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Wednesday, September 22, 2010

Weingarten Reads English It's Last Rites or "Spayed" vs. "Spade"

I urge patience with those who make careless errors. We are all in a hurry. So much to do! So little time! And typos happen, even when we're careful. Having said that, our newspapers and journals are responsible for keeping our standards for English high. A longtime subscriber to my Sharing with Writers newsletter Raff Ellis sent me this link:

Wingarten's "Goodbye cruel words"  gets my vote for being one of the most entertaining essays on upholding standards I've seen in a long time. And I love the writer's voice. It starts with: "The English language, which arose from humble Anglo-Saxon roots to become the lingua franca of 600 million people worldwide and the dominant lexicon of international discourse, is dead. It succumbed last month at the age of 1,617 after a long illness. It is survived by an ignominiously diminished form of itself. " 

Now, you'll have to click on the link to see the rest.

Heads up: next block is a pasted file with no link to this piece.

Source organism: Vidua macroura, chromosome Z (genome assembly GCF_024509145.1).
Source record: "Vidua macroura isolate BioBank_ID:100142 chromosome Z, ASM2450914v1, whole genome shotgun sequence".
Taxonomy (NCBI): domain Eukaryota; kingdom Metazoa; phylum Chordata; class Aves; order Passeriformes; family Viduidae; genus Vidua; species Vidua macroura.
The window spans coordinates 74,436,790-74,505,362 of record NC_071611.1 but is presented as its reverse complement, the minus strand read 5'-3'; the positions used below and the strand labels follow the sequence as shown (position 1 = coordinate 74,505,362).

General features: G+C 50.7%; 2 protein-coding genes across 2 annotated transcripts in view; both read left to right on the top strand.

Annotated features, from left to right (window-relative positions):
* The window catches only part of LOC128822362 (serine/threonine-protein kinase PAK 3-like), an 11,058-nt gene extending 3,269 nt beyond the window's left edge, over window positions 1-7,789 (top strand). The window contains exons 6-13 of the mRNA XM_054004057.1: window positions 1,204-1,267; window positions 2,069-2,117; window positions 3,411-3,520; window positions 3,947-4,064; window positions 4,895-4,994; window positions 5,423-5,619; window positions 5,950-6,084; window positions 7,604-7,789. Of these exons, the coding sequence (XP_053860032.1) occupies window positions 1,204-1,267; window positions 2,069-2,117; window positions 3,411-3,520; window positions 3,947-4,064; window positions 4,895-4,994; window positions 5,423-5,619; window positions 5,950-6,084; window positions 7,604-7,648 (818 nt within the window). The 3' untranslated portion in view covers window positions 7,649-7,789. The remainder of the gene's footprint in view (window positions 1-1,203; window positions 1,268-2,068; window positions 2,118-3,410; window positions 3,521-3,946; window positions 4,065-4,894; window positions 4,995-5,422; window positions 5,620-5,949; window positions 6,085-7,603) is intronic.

By the way, here is information on Raff Ellis. He wrote Kisses from a Distance and is a speaker and lecturer. And those of you interested in those pesky words that Weingarten mentions like "spayed" vs. "spade" may enjoy my Great Little Last-Minute Editing Tips for Writers.


Carolyn Howard-Johnson edits, consults and speaks on issues of publishing. Find her The Frugal Editor: Put Your Best Book Forward to Avoid Humiliation and Ensure Success at Learn more about her other authors' aids at, where writers will find lists and other helps on the Resources for Writers page. She blogs on all things publishing (not just editing!) at her Sharing with Writers blog. Find me tweeting writers' resources at And please tweet this post to your followers. We all need a little help with editing. (-:


Janet Ann Collins said...

That article is both funny and sad.

Karen Cioffi said...

I read this also, very interesting, and sad. I've noticed the decline.

Magdalena Ball said...

A powerful article. I don't worry about common parlance, but formal, often expensive, writing should have a professional proofreader. Once you stop saying things clearly and consistently, you begin to erode meaning. The implications are more serious than just a sloppy look.

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